G. K. Skinner

University of Maryland, College Park, Maryland, United States

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Publications (320)491.55 Total impact

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    ABSTRACT: This paper extends the BAT 22 month paper (Tueller et al. 2010, Cat. J/ApJS/186/378) to include all sources detected in the first 70 months of data between 2004 December and 2010 September. (2 data files).
    VizieR Online Data Catalog. 09/2013;
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    ABSTRACT: We present the catalog of sources detected in 70 months of observations of the BAT hard X-ray detector on the Swift gamma-ray burst observatory. The Swift-BAT 70 month survey has detected 1171 hard X-ray sources (more than twice as many sources as the previous 22 month survey) in the 14-195 keV band down to a significance level of 4.8 sigma, associated with 1210 counterparts. The 70 month Swift-BAT survey is the most sensitive and uniform hard X-ray all-sky survey and reaches a flux level of 1.03e-11 ergs/sec/cm2 over 50% of the sky and 1.34e-11 ergs/sec/cm2 over 90% of the sky. The majority of new sources in the 70 month survey continue to be AGN, with over 700 in the 70 month survey catalog. As part of this new edition of the Swift-BAT catalog, we also make available 8-channel spectra and monthly-sampled lightcurves for each object detected in the survey at the Swift-BAT 70 month website.
    The Astrophysical Journal Supplement Series 12/2012; · 14.14 Impact Factor
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    ABSTRACT: A 3.7 day orbital period was previously suggested for the 910 s X-ray pulsar IGR J16393-4643 from a pulse timing study of widely separated X-ray observations (Thompson et al., 2006), placing the system in the supergiant wind-fed region of the Ppulse-Porb diagram. However, orbital periods of 50.2 and 8.1 days could not be excluded. Nespoli et al. (2010) refute this wind-accreting high-mass X-ray binary classification and suggest a symbiotic X-ray binary (SyXB) designation based on infrared spectroscopy of the proposed counterpart and the potential 50.2 day orbital solution. SyXBs are low-mass X-ray binaries in which a neutron star accretes from the inhomogeneous medium around an M-type giant companion. We find that two statistically independent light curves of IGR J16393-4643, from the Swift Burst Alert Telescope (15-50 keV) and the Rossi X-ray Timing Explorer (RXTE) Proportional Counter Array (PCA) Galactic bulge scans (2-10 keV), show highly significant orbital modulation near 4.24 days. Making use of this precise orbital period, we present the results from pulse arrival time analysis on IGR J16393-4643 using RXTE PCA observations. We provide significantly improved phase-connected pulse timing results using archival observations presented in Thompson et al. (2006) and additional pulse timing data not included in their study to determine the orbital parameters of the system. The derived 7.5 M⊙ mass function is inconsistent with a SyXB identification.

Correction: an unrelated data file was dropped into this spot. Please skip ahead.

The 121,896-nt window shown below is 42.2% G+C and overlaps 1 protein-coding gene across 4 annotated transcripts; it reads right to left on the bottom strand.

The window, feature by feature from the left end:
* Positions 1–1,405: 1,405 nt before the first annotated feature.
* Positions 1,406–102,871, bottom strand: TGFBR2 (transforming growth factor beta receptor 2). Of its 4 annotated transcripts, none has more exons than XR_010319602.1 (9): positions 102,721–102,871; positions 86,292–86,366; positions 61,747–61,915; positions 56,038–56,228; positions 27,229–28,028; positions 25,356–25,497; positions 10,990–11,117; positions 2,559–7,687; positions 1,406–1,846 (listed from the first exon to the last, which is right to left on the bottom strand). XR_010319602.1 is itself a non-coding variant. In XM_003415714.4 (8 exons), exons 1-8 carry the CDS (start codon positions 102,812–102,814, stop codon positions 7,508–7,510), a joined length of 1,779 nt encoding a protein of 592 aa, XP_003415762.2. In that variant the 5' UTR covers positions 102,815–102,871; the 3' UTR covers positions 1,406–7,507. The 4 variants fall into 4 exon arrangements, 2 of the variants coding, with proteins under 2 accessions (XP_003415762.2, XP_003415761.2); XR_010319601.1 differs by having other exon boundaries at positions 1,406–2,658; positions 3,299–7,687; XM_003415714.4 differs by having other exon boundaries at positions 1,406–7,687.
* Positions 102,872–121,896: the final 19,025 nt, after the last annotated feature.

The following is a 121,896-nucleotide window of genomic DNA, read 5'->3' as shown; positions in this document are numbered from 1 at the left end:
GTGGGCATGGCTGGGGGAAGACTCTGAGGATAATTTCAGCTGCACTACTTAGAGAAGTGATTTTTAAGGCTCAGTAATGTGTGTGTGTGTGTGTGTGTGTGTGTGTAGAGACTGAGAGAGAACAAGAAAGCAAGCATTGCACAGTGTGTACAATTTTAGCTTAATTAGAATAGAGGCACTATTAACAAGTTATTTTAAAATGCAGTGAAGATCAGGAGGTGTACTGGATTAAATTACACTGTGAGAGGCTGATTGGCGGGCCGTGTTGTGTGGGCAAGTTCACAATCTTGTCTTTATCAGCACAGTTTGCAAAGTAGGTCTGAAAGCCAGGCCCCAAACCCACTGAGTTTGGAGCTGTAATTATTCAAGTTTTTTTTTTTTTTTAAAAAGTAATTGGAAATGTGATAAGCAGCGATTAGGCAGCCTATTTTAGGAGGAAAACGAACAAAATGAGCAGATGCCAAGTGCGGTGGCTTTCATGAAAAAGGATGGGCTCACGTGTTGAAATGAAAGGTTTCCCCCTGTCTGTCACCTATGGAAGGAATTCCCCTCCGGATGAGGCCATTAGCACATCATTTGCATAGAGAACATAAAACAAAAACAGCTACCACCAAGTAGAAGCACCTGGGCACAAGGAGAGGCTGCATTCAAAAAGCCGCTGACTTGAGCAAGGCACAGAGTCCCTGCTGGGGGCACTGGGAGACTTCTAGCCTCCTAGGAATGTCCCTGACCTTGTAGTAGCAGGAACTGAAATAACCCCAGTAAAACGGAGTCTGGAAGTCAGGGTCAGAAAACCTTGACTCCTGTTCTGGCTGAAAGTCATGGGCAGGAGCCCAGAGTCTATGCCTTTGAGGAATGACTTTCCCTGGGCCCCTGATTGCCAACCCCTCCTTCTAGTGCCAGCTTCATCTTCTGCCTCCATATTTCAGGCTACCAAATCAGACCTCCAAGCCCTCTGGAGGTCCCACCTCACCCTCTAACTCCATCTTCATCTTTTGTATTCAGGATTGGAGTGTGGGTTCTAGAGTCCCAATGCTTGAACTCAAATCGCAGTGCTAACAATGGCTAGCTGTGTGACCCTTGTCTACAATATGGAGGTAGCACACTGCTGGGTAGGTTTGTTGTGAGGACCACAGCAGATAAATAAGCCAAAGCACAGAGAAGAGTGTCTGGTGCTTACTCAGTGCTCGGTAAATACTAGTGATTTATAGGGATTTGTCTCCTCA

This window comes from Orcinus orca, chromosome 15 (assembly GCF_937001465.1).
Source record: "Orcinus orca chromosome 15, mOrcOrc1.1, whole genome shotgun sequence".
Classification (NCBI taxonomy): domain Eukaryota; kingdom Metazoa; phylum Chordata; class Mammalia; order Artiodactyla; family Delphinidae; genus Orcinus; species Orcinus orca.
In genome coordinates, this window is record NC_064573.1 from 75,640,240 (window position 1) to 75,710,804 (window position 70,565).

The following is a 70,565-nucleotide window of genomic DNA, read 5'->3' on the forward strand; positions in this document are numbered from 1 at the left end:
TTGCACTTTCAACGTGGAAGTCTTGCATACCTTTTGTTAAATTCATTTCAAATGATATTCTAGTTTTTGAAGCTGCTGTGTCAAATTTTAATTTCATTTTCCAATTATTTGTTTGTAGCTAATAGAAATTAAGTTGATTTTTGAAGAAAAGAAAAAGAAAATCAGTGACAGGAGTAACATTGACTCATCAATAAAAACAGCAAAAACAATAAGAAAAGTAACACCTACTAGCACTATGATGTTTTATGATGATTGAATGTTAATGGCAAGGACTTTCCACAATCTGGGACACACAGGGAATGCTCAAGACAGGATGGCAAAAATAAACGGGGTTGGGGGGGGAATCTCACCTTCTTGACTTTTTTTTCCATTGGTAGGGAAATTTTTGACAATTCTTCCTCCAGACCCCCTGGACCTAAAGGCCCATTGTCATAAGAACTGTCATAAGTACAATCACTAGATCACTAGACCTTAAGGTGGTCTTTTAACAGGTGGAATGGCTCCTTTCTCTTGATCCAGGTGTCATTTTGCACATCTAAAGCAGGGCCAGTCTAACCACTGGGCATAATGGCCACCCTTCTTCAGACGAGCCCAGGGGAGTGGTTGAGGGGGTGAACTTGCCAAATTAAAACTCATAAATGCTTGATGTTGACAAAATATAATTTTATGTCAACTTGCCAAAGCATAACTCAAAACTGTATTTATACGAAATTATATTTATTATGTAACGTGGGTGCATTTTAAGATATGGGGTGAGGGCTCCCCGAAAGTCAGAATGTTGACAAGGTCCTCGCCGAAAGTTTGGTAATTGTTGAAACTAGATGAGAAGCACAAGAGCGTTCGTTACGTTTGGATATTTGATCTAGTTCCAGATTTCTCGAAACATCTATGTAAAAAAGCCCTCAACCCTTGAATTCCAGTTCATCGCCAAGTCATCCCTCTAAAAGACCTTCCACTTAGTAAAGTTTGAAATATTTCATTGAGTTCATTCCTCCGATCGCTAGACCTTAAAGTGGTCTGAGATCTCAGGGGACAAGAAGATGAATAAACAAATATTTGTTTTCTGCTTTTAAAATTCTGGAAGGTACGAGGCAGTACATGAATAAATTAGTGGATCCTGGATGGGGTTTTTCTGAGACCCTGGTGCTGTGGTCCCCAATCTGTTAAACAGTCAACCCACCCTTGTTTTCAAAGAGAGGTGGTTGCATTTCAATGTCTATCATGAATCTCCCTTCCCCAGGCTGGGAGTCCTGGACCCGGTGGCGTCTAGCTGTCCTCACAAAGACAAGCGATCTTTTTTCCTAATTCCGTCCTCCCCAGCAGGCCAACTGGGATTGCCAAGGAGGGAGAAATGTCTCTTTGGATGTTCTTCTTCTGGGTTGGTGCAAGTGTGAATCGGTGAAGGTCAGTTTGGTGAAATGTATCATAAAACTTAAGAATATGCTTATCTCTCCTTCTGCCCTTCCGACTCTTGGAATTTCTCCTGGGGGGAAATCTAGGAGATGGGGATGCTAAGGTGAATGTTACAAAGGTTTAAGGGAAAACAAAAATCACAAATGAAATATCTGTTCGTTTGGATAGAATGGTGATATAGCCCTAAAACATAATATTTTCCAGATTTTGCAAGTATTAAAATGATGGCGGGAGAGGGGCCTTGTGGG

09/2011;
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    ABSTRACT: Novae are thermonuclear explosions on a white dwarf surface fueled by mass accreted from a companion star. Current physical models posit that shocked expanding gas from the nova shell can produce x-ray emission, but emission at higher energies has not been widely expected. Here, we report the Fermi Large Area Telescope detection of variable gamma-ray emission (0.1 to 10 billion electron volts) from the recently detected optical nova of the symbiotic star V407 Cygni. We propose that the material of the nova shell interacts with the dense ambient medium of the red giant primary and that particles can be accelerated effectively to produce pi(0) decay gamma-rays from proton-proton interactions. Emission involving inverse Compton scattering of the red giant radiation is also considered and is not ruled out.
    Science 08/2010; 329(5993):817-21. · 31.48 Impact Factor